Skip to main content

Verified by Psychology Today

How to End a Relationship, and How Not To

5 expert tips for exiting with respect and even grace.

Felix Mizioznikov/Shutterstock

One used to hear horror stories about people ending relationships with a brief note. Imagine opening a letter in a familiar handwriting (remember those days?) that you hope will be a love note or an invitation to something fun and finding a “Dear John (or Jane)” letter ending it all instead. Today, that seems almost gracious—compared to being dumped via an email or worse, a text message. Depending on which surveys you read and believe, anywhere from 10 to 17 percent of people have had the experience of being dumped electronically by a sweetheart (or an employer).

For years I have referred to the too-common practice of simply no longer responding to calls (or emails) from someone you’ve been dating, or no longer initiating them, as "the coward’s kiss-off." One avoids the painful “it’s not you, it’s me” conversation by just fading off into the wild blue yonder without actually saying a thing. Does someone who does that think the other person won’t notice his or her absence? Do they think, “If I don’t answer my phone or messages maybe she (or he) will just think I moved and forget I ever existed"? Wrong! What the other person will think is that you are the worst kind of creep or coward. What they will feel is angry, bewildered, used, and demeaned.

Of course, being told to your face that someone wants out of a relationship—whether it's a friendship, a romantic relationship, or a work arrangement—is also likely to hurt, but you do get the chance to hear their reasons and even to say a decent goodbye. Any relationship worthy of that name deserves a decent burial.

Some people, fearful of emotional scenes, arrange a difficult “this is goodbye” discussion in a public place, assuming the other person will exercise more control if others are watching. This may work, and it may not. Over the years, I've personally watched with fascination more than a dozen such public break-ups, with and without tears and loud recriminations.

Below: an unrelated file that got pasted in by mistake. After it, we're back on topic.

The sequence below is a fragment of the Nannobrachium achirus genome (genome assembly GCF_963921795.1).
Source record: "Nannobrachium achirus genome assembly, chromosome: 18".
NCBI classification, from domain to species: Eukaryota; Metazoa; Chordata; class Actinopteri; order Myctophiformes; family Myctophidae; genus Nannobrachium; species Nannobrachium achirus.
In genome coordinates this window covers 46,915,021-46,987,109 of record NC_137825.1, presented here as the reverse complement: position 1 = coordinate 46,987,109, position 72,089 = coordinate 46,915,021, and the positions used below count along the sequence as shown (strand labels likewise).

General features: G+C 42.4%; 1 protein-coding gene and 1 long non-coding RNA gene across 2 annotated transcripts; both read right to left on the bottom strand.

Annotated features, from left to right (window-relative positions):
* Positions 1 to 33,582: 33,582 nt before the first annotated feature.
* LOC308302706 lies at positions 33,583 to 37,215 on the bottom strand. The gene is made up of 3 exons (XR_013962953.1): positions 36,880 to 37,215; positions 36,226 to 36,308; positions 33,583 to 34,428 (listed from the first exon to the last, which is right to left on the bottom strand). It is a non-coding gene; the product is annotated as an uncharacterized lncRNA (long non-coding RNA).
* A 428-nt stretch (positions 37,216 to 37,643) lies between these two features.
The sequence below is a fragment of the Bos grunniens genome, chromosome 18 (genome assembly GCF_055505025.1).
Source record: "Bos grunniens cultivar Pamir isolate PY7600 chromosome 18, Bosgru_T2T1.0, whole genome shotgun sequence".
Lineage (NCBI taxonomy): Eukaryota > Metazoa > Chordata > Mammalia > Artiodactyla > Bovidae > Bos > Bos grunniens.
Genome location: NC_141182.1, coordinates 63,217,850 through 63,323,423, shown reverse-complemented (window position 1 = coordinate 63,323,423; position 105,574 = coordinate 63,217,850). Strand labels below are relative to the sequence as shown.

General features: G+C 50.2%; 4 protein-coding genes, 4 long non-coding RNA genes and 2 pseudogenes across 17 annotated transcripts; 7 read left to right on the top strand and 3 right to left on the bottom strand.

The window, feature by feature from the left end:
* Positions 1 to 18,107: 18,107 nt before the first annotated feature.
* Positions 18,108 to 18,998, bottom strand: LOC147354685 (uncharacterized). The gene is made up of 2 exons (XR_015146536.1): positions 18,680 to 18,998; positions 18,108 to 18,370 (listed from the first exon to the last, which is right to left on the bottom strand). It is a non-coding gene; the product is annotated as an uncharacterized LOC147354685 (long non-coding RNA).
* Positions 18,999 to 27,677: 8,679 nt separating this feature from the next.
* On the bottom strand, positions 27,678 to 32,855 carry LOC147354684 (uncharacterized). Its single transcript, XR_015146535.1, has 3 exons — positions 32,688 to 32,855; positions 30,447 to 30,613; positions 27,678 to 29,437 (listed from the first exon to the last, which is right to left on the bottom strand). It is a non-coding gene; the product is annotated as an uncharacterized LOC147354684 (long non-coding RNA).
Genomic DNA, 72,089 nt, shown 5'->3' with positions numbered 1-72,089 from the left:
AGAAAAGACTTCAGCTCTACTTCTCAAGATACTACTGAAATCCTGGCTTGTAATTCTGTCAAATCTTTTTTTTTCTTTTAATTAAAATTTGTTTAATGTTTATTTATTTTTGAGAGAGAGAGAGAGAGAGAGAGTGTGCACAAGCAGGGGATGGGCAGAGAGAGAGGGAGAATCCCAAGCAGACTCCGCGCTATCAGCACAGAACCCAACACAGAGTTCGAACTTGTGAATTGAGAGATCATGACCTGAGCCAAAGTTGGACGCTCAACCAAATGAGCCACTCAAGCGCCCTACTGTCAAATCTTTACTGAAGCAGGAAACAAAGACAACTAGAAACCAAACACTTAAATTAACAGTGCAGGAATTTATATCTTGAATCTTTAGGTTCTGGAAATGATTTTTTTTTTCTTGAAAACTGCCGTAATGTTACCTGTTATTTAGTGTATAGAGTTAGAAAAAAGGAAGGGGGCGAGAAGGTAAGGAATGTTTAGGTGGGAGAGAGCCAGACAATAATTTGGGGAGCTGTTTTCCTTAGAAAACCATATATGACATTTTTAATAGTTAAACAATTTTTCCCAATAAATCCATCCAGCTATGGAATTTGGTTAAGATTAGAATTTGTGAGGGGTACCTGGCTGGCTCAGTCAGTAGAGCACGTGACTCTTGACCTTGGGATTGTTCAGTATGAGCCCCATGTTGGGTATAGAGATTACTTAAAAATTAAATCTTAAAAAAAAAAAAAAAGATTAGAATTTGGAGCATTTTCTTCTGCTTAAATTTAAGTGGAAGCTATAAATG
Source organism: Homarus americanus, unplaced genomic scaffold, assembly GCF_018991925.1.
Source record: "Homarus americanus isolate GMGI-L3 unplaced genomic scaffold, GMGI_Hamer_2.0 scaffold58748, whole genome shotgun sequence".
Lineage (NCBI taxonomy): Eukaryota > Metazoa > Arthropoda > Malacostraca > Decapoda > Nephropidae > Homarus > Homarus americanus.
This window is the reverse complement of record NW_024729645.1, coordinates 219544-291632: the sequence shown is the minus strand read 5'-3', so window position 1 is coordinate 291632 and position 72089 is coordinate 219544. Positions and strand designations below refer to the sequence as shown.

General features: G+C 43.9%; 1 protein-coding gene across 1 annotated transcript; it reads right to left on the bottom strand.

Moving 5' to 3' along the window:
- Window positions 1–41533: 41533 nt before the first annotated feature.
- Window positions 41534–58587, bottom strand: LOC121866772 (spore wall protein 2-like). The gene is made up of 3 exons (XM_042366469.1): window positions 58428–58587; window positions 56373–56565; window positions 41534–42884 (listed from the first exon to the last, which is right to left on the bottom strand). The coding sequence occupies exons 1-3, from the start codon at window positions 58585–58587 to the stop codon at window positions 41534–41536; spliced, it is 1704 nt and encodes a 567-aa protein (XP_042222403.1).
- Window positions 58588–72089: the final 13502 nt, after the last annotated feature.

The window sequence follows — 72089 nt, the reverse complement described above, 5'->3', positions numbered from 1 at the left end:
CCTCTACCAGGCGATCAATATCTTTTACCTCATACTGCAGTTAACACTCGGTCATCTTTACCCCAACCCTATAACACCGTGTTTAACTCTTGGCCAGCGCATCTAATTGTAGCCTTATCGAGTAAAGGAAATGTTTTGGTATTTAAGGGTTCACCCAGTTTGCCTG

So is there a best way to tell another person, “This relationship is just not working for me”? And best for whom—the one who is ending the relationship or the one being, for lack of a better word, dumped?

In either role, I strongly prefer a face-to-face discussion. If I am being dumped I want to at least see that this is causing the person ending the relationship some pain and discomfort, that it is not being done casually or on a whim, and that they have the courage and good grace to face me. If I am the one ending things, I feel I owe the other person the same respect, no matter how disagreeable the conversation is.

I can recommend a few things:

  1. Be ready. Before you end a relationship of any sort, whether it's with an employee, someone you dated a few times, or a long-term partner, give the matter some consideration and have some thought-out points to make, such as “I don’t see this going anywhere,” or, “Much as I like you, I don’t think we have the same goal in mind.”
  2. Pick your spot. Choose a time and place where you can have some time and privacy, but if you're convinced you'll need it, go ahead and arrange for a setting where it’s unlikely the other person will be able to make a scene.
  3. Be kind. Say some good things about the person and what you have enjoyed about your time together, as a way of helping them salvage their self-respect.
  4. Avoid an argument. If the other person disputes your points, remain firm. Apologize for hurting his or her feelings, be clear that your mind is made up, and then leave after making whatever arrangements are necessary, such as picking up possessions.
  5. If you just don’t have the courage to do this face to face, or truly believe it would be a bad (or dangerous) idea to do so, then write a letter, but not a text or email—a real pen-on-paper letter. Again, pay some compliments, detail what was good about the relationship, and explain why you feel it needs to end.

NOTE: If you are the one being “fired," it’s perfectly okay to ask for some reasons, so you can learn from an unhappy situation. You may not get the "real” reason, but you may get some information you can use next time around or to offer some balm to your pride.

More from Psychology Today

More from Isadora Alman MFT, CST

More from Psychology Today